We have all heard it by now. Practice social distancing, wash your hands for at least 20 seconds and avoid touching your face and eyes with your hands. Health experts say that this is our best shot at protecting ourselves against the coronavirus pandemic that has caused worldwide havoc. This intense focus on hygiene and disinfection has understandably made a lot of people wonder if they need to clean their phones.
Our phones spend the better part of the day in our hands and we press them up against our face multiple times a day. It wouldn’t hurt to know how to properly clean and disinfect them. Samsung has provided some tips on how you can go about cleaning your phone to keep it free from bacteria and viruses.
How to clean your phone to protect yourself against coronavirus
If we take a step back and consider how frequently our phones come into contact with surfaces that countless people touch every single day and weigh that against the fact that our phones are intimately ingrained in our daily life, you can imagine why people might be freaking out about how to make sure that their phone doesn’t become a carrier of the virus.
It certainly has the potential of becoming a carrier of the virus. As the Wall Street Journal points out, it was revealed in a recent study that the coronavirus can survive on surfaces like glass, metal or plastic, materials most commonly used for smartphones, for a significant period of time ranging between two hours and nine days. Emma Hayhurst, a University of South Wales microbiologist, told the scribe that there’s no evidence that the coronavirus won’t transmit through a phone, which means that it very much remains a possibility until it can be ruled out conclusively.
The greatest infection risk is from coming into contact with a surface where the virus is present. Imagine you’re riding on the subway and you put your phone down on the seat beside you to tie your shoe. You’re not aware that the person who got off at the previous stop before you got on had sneezed or coughed at that same spot. Your phone could, at least in theory, pick up the virus from that spot. The same goes for a variety of other scenarios, be it the checkout counter at a grocery store where you’re paying with your phone or the boarding card scanner at the airport.
All of us have been using phones long enough to know that our phones don’t really cause us to get sick. We don’t think about disinfecting them, the most we’ll do is wipe them on the sleeve of our shirts or really rub them clean once in a while with a microfiber cloth. We use them with reckless abandon, placing them down at public places or handing them to strangers when we want a picture taken without much concern. However, these are uncertain times and seeing how rapidly the virus is spreading, it would be better to follow these steps just out of an abundance of caution.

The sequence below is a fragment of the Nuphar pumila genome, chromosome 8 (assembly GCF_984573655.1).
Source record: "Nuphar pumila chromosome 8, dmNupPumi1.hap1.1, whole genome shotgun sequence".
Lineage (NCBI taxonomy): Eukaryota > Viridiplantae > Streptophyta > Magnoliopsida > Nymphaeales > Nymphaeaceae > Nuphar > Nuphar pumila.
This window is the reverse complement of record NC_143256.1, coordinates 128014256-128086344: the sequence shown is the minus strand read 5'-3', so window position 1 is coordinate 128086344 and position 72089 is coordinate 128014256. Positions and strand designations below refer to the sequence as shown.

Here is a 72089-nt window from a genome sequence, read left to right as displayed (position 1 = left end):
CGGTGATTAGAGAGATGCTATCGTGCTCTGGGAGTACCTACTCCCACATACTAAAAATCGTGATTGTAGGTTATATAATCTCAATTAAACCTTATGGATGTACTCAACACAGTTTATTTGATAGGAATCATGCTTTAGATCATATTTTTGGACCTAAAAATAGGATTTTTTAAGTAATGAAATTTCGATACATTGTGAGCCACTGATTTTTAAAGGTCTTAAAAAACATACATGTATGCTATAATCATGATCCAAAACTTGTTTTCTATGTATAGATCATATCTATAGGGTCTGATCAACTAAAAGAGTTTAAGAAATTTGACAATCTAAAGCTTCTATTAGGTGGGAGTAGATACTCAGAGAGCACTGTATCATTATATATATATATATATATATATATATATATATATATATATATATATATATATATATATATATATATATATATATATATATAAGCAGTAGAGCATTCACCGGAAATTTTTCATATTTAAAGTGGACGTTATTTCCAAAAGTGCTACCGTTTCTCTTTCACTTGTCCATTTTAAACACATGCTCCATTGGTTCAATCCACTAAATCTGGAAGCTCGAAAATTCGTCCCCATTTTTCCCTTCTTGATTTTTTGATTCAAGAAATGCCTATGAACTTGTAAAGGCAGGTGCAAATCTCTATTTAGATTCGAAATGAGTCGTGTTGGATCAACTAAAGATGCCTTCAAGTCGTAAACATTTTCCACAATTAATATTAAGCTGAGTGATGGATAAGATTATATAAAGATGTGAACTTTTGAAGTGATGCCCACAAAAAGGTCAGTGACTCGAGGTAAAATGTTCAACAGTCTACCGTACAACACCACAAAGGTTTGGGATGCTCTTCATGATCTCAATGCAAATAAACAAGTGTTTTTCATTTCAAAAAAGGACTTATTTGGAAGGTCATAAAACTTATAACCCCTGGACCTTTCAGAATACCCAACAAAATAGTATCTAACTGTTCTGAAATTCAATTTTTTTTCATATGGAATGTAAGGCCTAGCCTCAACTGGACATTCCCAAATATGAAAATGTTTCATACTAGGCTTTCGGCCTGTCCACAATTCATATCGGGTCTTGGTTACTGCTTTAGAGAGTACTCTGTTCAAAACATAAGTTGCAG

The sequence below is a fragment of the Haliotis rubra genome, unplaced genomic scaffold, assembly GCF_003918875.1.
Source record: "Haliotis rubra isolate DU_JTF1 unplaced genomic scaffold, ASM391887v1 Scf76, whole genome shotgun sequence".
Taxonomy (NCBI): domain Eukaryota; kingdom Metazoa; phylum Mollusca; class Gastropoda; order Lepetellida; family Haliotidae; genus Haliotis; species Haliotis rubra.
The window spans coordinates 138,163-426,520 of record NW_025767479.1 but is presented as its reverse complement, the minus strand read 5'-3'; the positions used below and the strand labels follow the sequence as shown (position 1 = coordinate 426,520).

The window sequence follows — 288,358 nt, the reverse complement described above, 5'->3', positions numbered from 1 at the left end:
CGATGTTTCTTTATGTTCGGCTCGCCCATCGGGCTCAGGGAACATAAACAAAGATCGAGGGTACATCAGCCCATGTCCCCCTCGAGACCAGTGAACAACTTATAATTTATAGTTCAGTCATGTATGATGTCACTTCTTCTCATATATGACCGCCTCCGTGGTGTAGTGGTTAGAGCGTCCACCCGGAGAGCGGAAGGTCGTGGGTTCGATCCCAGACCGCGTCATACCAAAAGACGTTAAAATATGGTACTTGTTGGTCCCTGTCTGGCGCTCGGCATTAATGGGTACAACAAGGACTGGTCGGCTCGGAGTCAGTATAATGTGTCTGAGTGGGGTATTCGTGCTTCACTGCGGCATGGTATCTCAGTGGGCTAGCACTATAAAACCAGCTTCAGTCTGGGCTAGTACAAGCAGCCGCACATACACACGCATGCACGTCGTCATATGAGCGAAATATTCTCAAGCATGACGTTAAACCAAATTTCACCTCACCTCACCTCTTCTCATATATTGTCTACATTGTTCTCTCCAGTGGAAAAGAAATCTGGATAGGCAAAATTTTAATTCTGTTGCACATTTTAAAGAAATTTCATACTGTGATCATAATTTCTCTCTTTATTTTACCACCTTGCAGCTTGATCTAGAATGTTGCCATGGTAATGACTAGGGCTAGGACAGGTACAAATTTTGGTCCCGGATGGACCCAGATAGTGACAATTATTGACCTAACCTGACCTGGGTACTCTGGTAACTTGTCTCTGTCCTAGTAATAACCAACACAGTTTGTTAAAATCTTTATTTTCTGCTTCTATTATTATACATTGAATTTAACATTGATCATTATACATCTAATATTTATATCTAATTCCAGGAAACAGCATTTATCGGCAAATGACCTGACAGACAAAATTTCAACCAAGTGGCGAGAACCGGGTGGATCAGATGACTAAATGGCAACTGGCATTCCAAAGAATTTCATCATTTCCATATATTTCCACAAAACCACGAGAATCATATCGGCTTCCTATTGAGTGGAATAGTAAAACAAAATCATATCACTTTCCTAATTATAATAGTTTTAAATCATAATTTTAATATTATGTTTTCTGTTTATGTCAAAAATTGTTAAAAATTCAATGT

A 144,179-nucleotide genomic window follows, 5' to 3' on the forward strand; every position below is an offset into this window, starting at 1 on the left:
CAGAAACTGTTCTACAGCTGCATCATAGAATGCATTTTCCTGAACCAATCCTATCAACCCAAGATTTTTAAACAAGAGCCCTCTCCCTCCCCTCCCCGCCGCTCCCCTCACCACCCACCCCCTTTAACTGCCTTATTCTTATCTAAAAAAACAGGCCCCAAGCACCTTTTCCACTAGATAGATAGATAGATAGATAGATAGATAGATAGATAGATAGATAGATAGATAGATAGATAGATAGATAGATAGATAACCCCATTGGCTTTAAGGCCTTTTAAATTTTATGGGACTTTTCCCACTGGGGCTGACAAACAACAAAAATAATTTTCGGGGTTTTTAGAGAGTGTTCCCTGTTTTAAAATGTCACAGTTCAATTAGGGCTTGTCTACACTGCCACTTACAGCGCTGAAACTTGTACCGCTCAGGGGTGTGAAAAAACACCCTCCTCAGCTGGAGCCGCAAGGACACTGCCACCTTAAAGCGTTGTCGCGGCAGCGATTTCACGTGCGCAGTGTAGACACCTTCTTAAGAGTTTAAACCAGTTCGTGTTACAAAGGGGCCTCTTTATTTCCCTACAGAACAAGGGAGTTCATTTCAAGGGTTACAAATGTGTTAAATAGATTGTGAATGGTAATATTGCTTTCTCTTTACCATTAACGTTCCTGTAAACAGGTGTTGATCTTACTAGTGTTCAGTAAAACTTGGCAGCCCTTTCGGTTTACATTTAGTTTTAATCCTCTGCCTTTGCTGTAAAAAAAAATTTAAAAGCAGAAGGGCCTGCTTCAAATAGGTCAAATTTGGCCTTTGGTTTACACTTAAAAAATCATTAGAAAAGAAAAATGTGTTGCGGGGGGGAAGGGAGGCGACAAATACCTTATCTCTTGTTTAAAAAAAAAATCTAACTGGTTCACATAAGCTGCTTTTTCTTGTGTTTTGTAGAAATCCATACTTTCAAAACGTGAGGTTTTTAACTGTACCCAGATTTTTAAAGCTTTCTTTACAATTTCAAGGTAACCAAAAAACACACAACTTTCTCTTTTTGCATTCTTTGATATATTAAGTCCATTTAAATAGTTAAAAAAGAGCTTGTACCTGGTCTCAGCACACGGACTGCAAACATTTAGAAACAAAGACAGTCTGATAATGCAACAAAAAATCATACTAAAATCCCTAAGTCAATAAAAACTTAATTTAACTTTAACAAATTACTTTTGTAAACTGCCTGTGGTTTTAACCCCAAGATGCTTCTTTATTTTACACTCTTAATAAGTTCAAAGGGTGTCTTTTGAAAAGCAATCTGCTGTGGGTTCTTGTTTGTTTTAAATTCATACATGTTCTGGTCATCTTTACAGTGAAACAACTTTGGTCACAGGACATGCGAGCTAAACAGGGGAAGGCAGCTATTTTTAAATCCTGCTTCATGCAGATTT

Follow these steps for ideal results
Samsung has provided guidelines to follow if you’re thinking about thoroughly cleaning and disinfecting your phone. Before you begin, power down your device, remove any case or cover and unplug any accessories. Wipe the exterior surface of the phone with a soft, lint-free microfiber cloth. Samsung warns against applying liquid cleaning solutions directly on the phone as that may damage the device, particularly the oleophobic coating which helps protect the display from fingerprint smudges. Liquids and water could even get into open spaces, particularly on devices that don’t have an IP rating like the Galaxy Z Flip, so you could end up damaging your phone. For disinfecting the phone, dampen the corner of your cleaning cloth with a small amount of distilled water or disinfectant.
You can use a hypochlorous acid-based (50-80ppm) or alcohol-based (formulated with more than 70% ethanol or isopropyl alcohol) product and wipe the front and back of your phone gently without too much pressure. Avoid wiping the device excessively. Samsung also cautions against using compressed air or applying spray bleaches or liquid solutions directly on the phone. These cleaning guidelines are meant for glass, ceramic and metal surfaces, not for soft accessories that are made from materials like plastic, rubber or leather. If you use cases or covers on your phone, it would be a good idea to disinfect them as well, since they tend to capture a lot of dirt and grime anyway over time.
Samsung is even offering a free Galaxy Sanitizing Service through its official service centers and stores in dozens of countries across the globe. It’s using special machines to disinfect the phones with UV-C light, thereby eliminating the need to use cleaning solutions on the phone. The complete list of countries where the Galaxy Sanitizing Service is available can be found here.
Prevention is certainly the best cure in this situation. Once you have gone through the ritual of disinfecting your phone, be mindful when you’re using it outside your home. Keep it close to you, don’t set it down and don’t hand it to anybody. It’s a temporary nuisance but it could go a long way in protecting your health and safety as well as that of your loved ones.